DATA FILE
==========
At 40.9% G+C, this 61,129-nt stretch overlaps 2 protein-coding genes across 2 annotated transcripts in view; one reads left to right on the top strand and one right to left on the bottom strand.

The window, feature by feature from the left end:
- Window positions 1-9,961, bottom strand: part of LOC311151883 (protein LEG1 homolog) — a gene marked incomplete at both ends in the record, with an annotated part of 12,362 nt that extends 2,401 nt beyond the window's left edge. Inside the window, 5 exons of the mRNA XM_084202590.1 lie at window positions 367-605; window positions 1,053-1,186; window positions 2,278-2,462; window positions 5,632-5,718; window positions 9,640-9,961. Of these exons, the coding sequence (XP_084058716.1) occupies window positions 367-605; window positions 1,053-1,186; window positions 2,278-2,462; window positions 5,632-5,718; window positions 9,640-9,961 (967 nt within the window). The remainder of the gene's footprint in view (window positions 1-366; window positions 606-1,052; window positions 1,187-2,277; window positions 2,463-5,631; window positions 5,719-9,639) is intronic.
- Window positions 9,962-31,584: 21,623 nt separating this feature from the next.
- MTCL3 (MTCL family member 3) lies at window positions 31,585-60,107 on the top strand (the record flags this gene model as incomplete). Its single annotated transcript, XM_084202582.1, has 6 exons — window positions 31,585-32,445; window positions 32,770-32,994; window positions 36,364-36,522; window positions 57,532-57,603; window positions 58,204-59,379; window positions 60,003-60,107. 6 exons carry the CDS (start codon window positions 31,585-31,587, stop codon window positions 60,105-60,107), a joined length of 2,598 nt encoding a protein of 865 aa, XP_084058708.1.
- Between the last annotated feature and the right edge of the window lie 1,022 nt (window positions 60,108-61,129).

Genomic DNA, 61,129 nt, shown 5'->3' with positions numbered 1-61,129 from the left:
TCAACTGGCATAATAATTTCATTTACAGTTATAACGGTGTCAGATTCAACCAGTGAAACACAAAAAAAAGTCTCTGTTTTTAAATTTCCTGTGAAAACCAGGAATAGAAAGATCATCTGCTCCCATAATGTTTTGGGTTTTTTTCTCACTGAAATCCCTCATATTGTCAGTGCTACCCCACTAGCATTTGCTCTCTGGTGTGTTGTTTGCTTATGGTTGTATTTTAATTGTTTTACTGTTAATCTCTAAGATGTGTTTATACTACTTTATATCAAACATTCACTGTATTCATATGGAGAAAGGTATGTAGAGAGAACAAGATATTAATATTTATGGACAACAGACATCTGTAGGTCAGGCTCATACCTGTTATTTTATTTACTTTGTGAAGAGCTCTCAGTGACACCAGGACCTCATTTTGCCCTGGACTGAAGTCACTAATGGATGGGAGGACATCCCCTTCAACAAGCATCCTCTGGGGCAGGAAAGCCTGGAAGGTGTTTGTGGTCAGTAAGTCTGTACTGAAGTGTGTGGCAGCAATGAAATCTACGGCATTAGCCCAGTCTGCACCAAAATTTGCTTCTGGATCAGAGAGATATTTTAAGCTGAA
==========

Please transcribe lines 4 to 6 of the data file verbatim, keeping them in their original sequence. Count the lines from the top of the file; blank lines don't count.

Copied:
- Window positions 9,962-31,584: 21,623 nt separating this feature from the next.
- MTCL3 (MTCL family member 3) lies at window positions 31,585-60,107 on the top strand (the record flags this gene model as incomplete). Its single annotated transcript, XM_084202582.1, has 6 exons — window positions 31,585-32,445; window positions 32,770-32,994; window positions 36,364-36,522; window positions 57,532-57,603; window positions 58,204-59,379; window positions 60,003-60,107. 6 exons carry the CDS (start codon window positions 31,585-31,587, stop codon window positions 60,105-60,107), a joined length of 2,598 nt encoding a protein of 865 aa, XP_084058708.1.
- Between the last annotated feature and the right edge of the window lie 1,022 nt (window positions 60,108-61,129).